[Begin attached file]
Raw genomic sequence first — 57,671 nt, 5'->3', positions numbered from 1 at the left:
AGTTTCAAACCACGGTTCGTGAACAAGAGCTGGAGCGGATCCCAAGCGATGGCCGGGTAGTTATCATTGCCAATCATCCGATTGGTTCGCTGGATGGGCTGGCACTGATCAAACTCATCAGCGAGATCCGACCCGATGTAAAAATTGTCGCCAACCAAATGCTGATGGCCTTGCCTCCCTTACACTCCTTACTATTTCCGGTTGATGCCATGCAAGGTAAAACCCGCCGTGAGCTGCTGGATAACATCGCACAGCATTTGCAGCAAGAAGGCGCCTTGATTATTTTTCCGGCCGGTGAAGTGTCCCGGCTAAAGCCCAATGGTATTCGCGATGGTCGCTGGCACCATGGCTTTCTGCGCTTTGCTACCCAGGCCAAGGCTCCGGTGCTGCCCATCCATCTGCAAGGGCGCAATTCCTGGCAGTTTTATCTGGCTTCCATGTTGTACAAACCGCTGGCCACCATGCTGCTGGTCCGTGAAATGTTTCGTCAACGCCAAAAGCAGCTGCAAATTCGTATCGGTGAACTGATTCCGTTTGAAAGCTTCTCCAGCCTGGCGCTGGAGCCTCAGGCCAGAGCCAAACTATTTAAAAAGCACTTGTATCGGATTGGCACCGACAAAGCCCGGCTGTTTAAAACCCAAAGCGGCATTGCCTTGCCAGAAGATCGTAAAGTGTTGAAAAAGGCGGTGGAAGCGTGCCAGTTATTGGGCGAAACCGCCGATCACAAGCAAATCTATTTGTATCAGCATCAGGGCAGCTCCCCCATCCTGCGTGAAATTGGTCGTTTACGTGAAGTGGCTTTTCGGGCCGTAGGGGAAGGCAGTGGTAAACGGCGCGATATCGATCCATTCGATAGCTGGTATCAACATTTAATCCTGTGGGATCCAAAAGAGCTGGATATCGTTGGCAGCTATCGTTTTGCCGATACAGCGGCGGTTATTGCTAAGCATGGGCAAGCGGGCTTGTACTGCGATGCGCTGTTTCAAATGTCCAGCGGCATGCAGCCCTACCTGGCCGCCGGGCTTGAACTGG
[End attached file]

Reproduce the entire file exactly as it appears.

Raw genomic sequence first — 57,671 nt, 5'->3', positions numbered from 1 at the left:
AGTTTCAAACCACGGTTCGTGAACAAGAGCTGGAGCGGATCCCAAGCGATGGCCGGGTAGTTATCATTGCCAATCATCCGATTGGTTCGCTGGATGGGCTGGCACTGATCAAACTCATCAGCGAGATCCGACCCGATGTAAAAATTGTCGCCAACCAAATGCTGATGGCCTTGCCTCCCTTACACTCCTTACTATTTCCGGTTGATGCCATGCAAGGTAAAACCCGCCGTGAGCTGCTGGATAACATCGCACAGCATTTGCAGCAAGAAGGCGCCTTGATTATTTTTCCGGCCGGTGAAGTGTCCCGGCTAAAGCCCAATGGTATTCGCGATGGTCGCTGGCACCATGGCTTTCTGCGCTTTGCTACCCAGGCCAAGGCTCCGGTGCTGCCCATCCATCTGCAAGGGCGCAATTCCTGGCAGTTTTATCTGGCTTCCATGTTGTACAAACCGCTGGCCACCATGCTGCTGGTCCGTGAAATGTTTCGTCAACGCCAAAAGCAGCTGCAAATTCGTATCGGTGAACTGATTCCGTTTGAAAGCTTCTCCAGCCTGGCGCTGGAGCCTCAGGCCAGAGCCAAACTATTTAAAAAGCACTTGTATCGGATTGGCACCGACAAAGCCCGGCTGTTTAAAACCCAAAGCGGCATTGCCTTGCCAGAAGATCGTAAAGTGTTGAAAAAGGCGGTGGAAGCGTGCCAGTTATTGGGCGAAACCGCCGATCACAAGCAAATCTATTTGTATCAGCATCAGGGCAGCTCCCCCATCCTGCGTGAAATTGGTCGTTTACGTGAAGTGGCTTTTCGGGCCGTAGGGGAAGGCAGTGGTAAACGGCGCGATATCGATCCATTCGATAGCTGGTATCAACATTTAATCCTGTGGGATCCAAAAGAGCTGGATATCGTTGGCAGCTATCGTTTTGCCGATACAGCGGCGGTTATTGCTAAGCATGGGCAAGCGGGCTTGTACTGCGATGCGCTGTTTCAAATGTCCAGCGGCATGCAGCCCTACCTGGCCGCCGGGCTTGAACTGG